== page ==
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Laura J. Gardner | The Journal Gazette
Blair Stayzer has drawn shifts on both offense and defense in the early going for the Komets. He says his style is the same regardless.

Ex-K Wing finds value in versatility

‘Crash-and-bang’ enforcer joins Komets’ growing tough-guy list

Blair Stayzer is an intimidating presence.

The Fort Wayne Komets like that about him, but they also like his versatility.

The 6-foot-3, 225-pound tough guy can play either defense or forward, and he’s likely to switch between the two, just as he did last season with the Komets’ former rivals, the Kalamazoo Wings, who left the International Hockey League for the ECHL over the summer.

“Yeah, it’s very weird being here in Fort Wayne,” Stayzer said. “There were a lot of battles with the Komets (when I was) in Kalamazoo. It’s good to be here, though.”

Stayzer totaled five goals, 12 points and 132 penalty minutes in 47 games last season with the Wings, with whom he split time between positions about evenly. He knows the same thing could happen with the Komets.

He’s already played both forward and defense for the 1-1-0 Komets. He’s scoreless but fought Mike Bray in a 5-4 loss at Port Huron, Mich., on Saturday night.

“Obviously, injuries are a huge part of the game. I’ve flip-flopped back and forth non-stop for at least the last three years,” said Stayzer, who said the hardest thing is not getting to settle into a position for at least a handful of games.

The Komets were decimated by injuries last season, so it’s not surprising that they signed players like Stayzer and Huntertown native Brandon Warner, who can shuttle between positions.

Stayzer said his style is basically the same regardless of which end of the ice he’s stationed.

“For me, even when I play forward, my role is pretty simple. I’m a crash-and-bang guy,” Stayzer said. “I won’t do anything too flashy. It’s the same way for defense. Make the good first pass, get the puck out off the glass and play tough. I won’t try to be too flashy.”

Fort Wayne coach Al Sims really took notice of Stayzer in the playoffs in the spring, when Stayzer played forward in a six-game first-round loss to the Komets.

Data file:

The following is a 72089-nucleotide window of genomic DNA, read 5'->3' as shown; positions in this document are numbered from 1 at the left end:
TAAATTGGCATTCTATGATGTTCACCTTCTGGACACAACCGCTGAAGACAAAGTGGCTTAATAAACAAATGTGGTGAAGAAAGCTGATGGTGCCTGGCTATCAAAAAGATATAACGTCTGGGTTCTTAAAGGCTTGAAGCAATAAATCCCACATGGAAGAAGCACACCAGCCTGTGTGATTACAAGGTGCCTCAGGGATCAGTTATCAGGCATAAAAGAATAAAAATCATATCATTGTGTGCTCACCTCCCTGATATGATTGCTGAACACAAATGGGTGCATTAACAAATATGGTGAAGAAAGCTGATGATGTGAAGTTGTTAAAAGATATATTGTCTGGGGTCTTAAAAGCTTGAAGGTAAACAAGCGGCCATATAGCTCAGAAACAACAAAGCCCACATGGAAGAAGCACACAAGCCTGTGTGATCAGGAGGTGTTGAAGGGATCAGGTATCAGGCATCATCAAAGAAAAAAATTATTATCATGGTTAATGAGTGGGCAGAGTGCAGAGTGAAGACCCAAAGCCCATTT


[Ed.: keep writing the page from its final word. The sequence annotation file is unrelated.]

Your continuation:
“I thought he was really effective against us in the playoffs, when he was playing up front,” Sims said. “He’s just a big load in front of the net, plays the body and carries a lot of weight. … He told me he prefers defense, if possible, this season. We’ll see how it goes. He’s never won a championship, and I know he’s a hungry guy for that.”

To that end, Stayzer is willing to do just about anything for his teammates, including dropping the gloves to fight, which he’ll do often. Along with Brad MacMillan, Kevin Bertram and Fort Wayne native Kaleigh Schrock, the Komets have a slew of players who can take on the enforcer role heading into Friday’s home opener against the Bloomington PrairieThunder.

“I don’t think we’ll be worrying about (toughness) at all on this team,” said Stayzer, a native of Welland, Ontario. “It’s good when you have a lot of guys who can (fight). It obviously takes the load off me a little bit. I’m looking forward to having a tough team that can play.

“Although, the game’s changing. Every year, I think the fighting is going away, and soon you won’t see it as much.”

That is why Stayzer, 29, has to find a way to make himself valuable. His versatility accomplishes that.

Notes: MacMillan and Bray will be fined by the IHL for a fight after Saturday’s game, said the league’s vice president of hockey operations, Brad Jones. Both players received fighting majors and game misconducts. … The Komets are giving a tryout to forward Tomas Klempa, who had two assists in nine games last season with Wheeling of the ECHL.